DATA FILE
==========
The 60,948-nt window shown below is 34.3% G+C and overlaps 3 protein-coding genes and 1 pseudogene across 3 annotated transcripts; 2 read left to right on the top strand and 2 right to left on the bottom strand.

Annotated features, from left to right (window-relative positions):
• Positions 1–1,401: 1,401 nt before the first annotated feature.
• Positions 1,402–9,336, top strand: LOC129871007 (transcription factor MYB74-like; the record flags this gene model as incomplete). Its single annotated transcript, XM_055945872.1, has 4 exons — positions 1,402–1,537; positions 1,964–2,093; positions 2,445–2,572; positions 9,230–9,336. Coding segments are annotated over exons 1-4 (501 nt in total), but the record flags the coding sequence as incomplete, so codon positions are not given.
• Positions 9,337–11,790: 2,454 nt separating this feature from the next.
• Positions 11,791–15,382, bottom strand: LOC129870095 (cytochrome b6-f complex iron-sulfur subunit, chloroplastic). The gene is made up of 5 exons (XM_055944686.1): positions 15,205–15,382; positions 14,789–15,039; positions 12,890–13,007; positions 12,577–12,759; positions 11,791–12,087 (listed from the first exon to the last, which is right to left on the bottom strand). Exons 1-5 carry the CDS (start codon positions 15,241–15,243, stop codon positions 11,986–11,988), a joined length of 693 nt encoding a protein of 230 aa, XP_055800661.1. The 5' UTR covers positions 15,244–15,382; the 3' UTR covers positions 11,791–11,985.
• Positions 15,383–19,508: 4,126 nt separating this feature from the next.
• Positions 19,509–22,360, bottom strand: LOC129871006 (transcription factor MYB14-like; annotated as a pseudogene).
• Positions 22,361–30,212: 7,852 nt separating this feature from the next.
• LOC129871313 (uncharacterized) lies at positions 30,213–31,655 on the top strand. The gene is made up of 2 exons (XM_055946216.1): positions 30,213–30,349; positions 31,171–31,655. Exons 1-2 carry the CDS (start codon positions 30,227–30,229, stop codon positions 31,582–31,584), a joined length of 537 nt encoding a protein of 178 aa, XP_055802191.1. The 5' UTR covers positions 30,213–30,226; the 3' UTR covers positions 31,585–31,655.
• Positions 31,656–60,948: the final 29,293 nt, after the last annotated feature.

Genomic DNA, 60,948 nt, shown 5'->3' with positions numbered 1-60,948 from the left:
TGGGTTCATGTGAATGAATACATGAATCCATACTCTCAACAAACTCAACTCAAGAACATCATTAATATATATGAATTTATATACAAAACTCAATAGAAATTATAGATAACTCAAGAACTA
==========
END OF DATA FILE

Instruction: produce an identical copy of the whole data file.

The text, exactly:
The 60,948-nt window shown below is 34.3% G+C and overlaps 3 protein-coding genes and 1 pseudogene across 3 annotated transcripts; 2 read left to right on the top strand and 2 right to left on the bottom strand.

Annotated features, from left to right (window-relative positions):
• Positions 1–1,401: 1,401 nt before the first annotated feature.
• Positions 1,402–9,336, top strand: LOC129871007 (transcription factor MYB74-like; the record flags this gene model as incomplete). Its single annotated transcript, XM_055945872.1, has 4 exons — positions 1,402–1,537; positions 1,964–2,093; positions 2,445–2,572; positions 9,230–9,336. Coding segments are annotated over exons 1-4 (501 nt in total), but the record flags the coding sequence as incomplete, so codon positions are not given.
• Positions 9,337–11,790: 2,454 nt separating this feature from the next.
• Positions 11,791–15,382, bottom strand: LOC129870095 (cytochrome b6-f complex iron-sulfur subunit, chloroplastic). The gene is made up of 5 exons (XM_055944686.1): positions 15,205–15,382; positions 14,789–15,039; positions 12,890–13,007; positions 12,577–12,759; positions 11,791–12,087 (listed from the first exon to the last, which is right to left on the bottom strand). Exons 1-5 carry the CDS (start codon positions 15,241–15,243, stop codon positions 11,986–11,988), a joined length of 693 nt encoding a protein of 230 aa, XP_055800661.1. The 5' UTR covers positions 15,244–15,382; the 3' UTR covers positions 11,791–11,985.
• Positions 15,383–19,508: 4,126 nt separating this feature from the next.
• Positions 19,509–22,360, bottom strand: LOC129871006 (transcription factor MYB14-like; annotated as a pseudogene).
• Positions 22,361–30,212: 7,852 nt separating this feature from the next.
• LOC129871313 (uncharacterized) lies at positions 30,213–31,655 on the top strand. The gene is made up of 2 exons (XM_055946216.1): positions 30,213–30,349; positions 31,171–31,655. Exons 1-2 carry the CDS (start codon positions 30,227–30,229, stop codon positions 31,582–31,584), a joined length of 537 nt encoding a protein of 178 aa, XP_055802191.1. The 5' UTR covers positions 30,213–30,226; the 3' UTR covers positions 31,585–31,655.
• Positions 31,656–60,948: the final 29,293 nt, after the last annotated feature.

Genomic DNA, 60,948 nt, shown 5'->3' with positions numbered 1-60,948 from the left:
TGGGTTCATGTGAATGAATACATGAATCCATACTCTCAACAAACTCAACTCAAGAACATCATTAATATATATGAATTTATATACAAAACTCAATAGAAATTATAGATAACTCAAGAACTA